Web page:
05 March 2011

Ken Ring can’t predict earthquakes either - by David Winter

 Borrowed from http://sciblogs.co.nz/the-atavism/2011/03/01/ken-ring-cant-predict-earthquakes-either/
The New Zealand media have done a remarkably good job of covering the
Christchurch earthquake. TV, newspapers and radio have all struck the
difficult balance between the country’s desperate need to understand
what happened on the 22nd and how people are coping with the right that
each victim the quake has to privacy in such a terrible time. The media
have also shown great restraint with respect to one particular story.
Ken Ring, the astrological weather forecaster, claims to have predicted
the earthquake. I think Ring, with all his calculations and post-hoc
explanations, is the very embodiment of what Richard Feynmann called “cargo cult science
– someone who does some of the things scientists do, but fails in the
most defining characteristic by not honestly testing his theories
against data. I’ve had a little fun at his expense before,
but, really; as much as it makes me sad that we live in a world in
which Ken Ring can sell his weather forecasts and appear as an “expert”
on anything in the media, the worst thing his almanac does is take money
from people. In the wake the earthquake
Ken Ring has done something much more serious. While thousands of people are devastated by a natural disaster, and terrified about what might happen next, Ken Ring claims to have predicted the earthquake of the 22nd and that a much worse one is due in March. So, let’s do what Ring fails to and test his methods against reality.
If Ring had really made an isolated and specific prediction that a destructive earthquake would strike Christchurch on February the 22nd then he might be worth listening to. His claim revolves around this post from his website a little more than a week before the event. Here’s the quotes he’d like you to pick out from that post:
The window of 15-25 February should be potent for all types of tidal action, not only kingtides but cyclone development and ground movement.
Over the next 10 days a 7+ earthquake somewhere is very likely
You might quibble that the Christchurch quake, at magnitude 6.3, was about 5 times less powerful than the M7 event he’d predicted – but I don’t think anyone in Christchurch wants to argue about how strong their quake was. On the face it, it really does look like an amazing coincidence: Ring predicted a quake and it happened. But there is more to it than that, I’ve been through his site and Ring has also predicted earthquakes for, at least, the 24th of September, the 1st and 7th of October the first week in November, the 20th to the 27th of January, the 1st to the 5th and 19th to the 25th of March and the 17th of April. In fact, in one post, giving him the +/- one day he needs in order to claim he predicted the February 22nd quake , he paints more than half of the time between the start of January and the end of March as earthquake risk:

You can add a fair few false negatives to those false positives. In October he claimed the aftershock sequence would die down, missing the major rumble on boxing day and several times he declared that it was unlikely Christchurch would be face another major quake (tragically wrong).
Thanks to the way our brains work, we generally struggle to evaluate theories of causation and claims of prediction fairly. We are too impressed by occasional “hits” and tend to forget the many “misses” which outweigh them. If we want to be rigorous, how should we react to hearing about Ring’s “hit” given the litany of “misses” I list above? As it happens there is a theorem for that. Bayes theorem is one of the most important little pieces of maths going around, because it tells us how to update our beliefs about a given question in light of new evidence, and that’s exactly what we should be trying to do if we want to lead a skeptical life. It is maths, but it’s not too scary. I’m the sort of person that loses contact with scientific papers as soon as ‘Σ’s and ‘∫’s start turning up, so you know if I’m writing this , you can follow it. Before we start, we need to define a couple of terms. Let’s call P(KR) the probability Ken Ring can predict earthquakes and P(Prediction) the probability that Ken Ring would have successfully predicted this earthquake. From that we want to calculate how probable the claim “Ken Ring can predict earthquakes” is given his successful prediction, well call that P(KR|Prediction). Once we have those defined it’s just a little 3rd form algebra:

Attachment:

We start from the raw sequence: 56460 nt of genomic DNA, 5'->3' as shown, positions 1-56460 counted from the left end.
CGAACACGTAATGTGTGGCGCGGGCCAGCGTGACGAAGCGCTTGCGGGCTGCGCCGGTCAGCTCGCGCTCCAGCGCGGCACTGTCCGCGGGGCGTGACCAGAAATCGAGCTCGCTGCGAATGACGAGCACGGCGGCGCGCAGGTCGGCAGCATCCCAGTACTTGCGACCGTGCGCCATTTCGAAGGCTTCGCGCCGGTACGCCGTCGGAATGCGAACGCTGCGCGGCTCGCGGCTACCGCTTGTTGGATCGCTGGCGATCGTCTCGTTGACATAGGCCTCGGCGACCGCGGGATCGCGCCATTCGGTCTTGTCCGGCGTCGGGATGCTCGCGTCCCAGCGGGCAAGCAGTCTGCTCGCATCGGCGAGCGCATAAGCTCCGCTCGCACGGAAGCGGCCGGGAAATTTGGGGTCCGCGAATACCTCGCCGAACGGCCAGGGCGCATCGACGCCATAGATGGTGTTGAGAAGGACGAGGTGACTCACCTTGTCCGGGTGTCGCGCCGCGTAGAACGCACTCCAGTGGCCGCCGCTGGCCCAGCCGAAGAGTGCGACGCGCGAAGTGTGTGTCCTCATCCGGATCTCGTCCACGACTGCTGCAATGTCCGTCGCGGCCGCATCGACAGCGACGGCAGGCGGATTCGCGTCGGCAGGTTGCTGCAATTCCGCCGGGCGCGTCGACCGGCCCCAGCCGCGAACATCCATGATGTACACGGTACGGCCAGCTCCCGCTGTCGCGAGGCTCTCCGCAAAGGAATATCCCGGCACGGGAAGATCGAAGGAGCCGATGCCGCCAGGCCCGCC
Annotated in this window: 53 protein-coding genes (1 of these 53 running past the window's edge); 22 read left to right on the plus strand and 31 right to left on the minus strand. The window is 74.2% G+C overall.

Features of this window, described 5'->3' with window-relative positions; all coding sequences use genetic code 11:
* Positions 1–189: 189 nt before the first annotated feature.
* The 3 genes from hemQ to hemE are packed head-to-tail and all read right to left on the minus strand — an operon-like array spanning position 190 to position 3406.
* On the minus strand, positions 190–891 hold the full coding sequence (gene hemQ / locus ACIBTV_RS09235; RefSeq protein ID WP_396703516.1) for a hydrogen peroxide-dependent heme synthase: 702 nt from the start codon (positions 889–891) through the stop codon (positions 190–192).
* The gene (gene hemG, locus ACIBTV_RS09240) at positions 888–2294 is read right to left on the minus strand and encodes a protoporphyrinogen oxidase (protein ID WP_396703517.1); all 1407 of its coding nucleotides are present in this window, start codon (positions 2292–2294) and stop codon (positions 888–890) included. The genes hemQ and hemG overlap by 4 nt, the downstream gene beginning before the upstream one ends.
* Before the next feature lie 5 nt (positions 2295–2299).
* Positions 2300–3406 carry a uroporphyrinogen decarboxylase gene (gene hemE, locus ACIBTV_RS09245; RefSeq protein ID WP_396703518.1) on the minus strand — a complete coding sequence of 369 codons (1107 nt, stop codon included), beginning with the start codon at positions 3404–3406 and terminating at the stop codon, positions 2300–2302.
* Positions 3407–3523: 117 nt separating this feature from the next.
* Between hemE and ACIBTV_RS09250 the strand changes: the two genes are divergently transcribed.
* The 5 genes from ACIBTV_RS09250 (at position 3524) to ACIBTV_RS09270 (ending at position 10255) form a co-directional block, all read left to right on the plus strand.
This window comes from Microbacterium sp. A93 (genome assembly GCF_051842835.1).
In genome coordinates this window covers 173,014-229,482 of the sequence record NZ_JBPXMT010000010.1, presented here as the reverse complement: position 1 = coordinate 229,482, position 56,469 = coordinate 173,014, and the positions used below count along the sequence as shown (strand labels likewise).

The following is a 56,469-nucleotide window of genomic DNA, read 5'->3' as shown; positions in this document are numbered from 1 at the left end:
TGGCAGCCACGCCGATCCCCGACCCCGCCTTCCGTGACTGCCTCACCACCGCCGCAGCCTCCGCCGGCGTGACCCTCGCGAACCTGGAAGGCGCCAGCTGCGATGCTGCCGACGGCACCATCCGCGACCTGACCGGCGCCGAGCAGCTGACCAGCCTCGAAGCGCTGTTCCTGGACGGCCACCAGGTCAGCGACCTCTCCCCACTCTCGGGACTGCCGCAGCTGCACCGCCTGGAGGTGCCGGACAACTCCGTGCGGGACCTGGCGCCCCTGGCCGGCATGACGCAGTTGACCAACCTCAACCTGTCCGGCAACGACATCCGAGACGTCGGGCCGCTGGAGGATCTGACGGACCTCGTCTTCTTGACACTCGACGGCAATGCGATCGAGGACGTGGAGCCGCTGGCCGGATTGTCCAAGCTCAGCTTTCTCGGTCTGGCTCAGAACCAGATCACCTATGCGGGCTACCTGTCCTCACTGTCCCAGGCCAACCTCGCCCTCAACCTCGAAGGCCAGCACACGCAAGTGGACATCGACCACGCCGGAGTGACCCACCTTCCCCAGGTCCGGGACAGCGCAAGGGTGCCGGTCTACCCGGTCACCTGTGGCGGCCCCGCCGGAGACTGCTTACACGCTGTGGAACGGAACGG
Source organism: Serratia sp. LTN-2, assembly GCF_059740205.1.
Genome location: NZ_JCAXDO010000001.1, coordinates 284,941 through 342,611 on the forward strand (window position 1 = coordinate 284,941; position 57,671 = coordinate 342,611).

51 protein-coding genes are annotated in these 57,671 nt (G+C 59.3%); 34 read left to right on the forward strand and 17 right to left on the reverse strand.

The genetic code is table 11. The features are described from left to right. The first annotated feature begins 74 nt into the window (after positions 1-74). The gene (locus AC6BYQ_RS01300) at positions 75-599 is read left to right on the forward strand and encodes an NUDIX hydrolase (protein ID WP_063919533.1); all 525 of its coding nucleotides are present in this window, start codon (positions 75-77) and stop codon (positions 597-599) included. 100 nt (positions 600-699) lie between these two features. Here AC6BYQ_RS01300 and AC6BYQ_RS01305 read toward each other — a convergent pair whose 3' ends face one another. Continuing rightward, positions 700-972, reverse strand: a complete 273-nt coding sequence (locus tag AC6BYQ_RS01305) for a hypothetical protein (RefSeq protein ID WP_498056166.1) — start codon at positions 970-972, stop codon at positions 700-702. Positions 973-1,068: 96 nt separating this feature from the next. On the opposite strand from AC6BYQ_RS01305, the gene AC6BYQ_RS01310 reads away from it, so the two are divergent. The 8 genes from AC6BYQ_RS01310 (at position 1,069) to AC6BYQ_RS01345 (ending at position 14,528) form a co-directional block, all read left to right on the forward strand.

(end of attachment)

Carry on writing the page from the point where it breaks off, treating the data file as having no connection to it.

P(KR|Prediction) = P(Prediction|KR) * P(KR)
So, how are we going to replace those terms with numbers? For now, let’s not be one of those close minded skeptical types, ignore how eccentric Ring’s methods and takes the evidence as it stands by saying P(KR) is 50%. P(Prediction|KR) is the probability that Ring would have predicted this quake if his methods work. You might be tempted to says this is 100%, but remember, he missed the Boxing Day aftershock and he’s repeatedly said Christchurch was unlikely to be hit again, so he’s not immune to false negatives either, I’ll be generous and give him 90%. The really interesting bit in Bayes Theorem is the bottom term P(Prediction). If we are being agnostic about Ken Ring’s abilities then we need to estimate this with regard to both the possibility his method has something going for it and the possibility that it doesn’t. We’ve already said that Ring has an 90% chance of predicting an earthquake if his methods work, what’s his chance of ’successfully’ predicting a quake even if his methods don’t work? This is the most important question you should ask yourself about his claims and it’s where all those false alarms come in. Given the ‘calendar’ above, Ring would have claimed to have predicted the quake if it fell on any of half of the days between January and March. His prediction for February was a little more specific than that, but when you read the post it’s still quite vague: “somewhere”, “in the ring of fire”, “withing 500km of the Alpine fault”. I’m going to say, given the huge number of predictions he’s made, there was about a 30% chance any day that had an earthquake would have been one Ring had previously predicted. To get P(Prediction) we have to balance each scenario like this:

Now, when we put the numbers in like so…
P(KR|Prediction) = 0.9 * 0.5
…we end up with P(KR|Prediction) being 75%. Ring’s successful prediction still supports the case that his methods work, but it’s hardly the decisive piece of information that allows us to say once and for all that he knows what he’s doing. You almost certainly want to put different numbers than I did in that equation, and you should. The idea is not to convince you a particular value is the right one, but to show you how including those false positives in our assessment of his claim changes the way we update our ideas about it and, by extension, how much stock we should put in his future predictions. There is a Bayesian calculator here for anyone that wants to play around with other numbers, over there P(H) is what we called P(KR), P(D|H) is P(Prediction|KR) and P(D|’H) is the probability Ken Ring got it right by mistake (the one I gave 30%).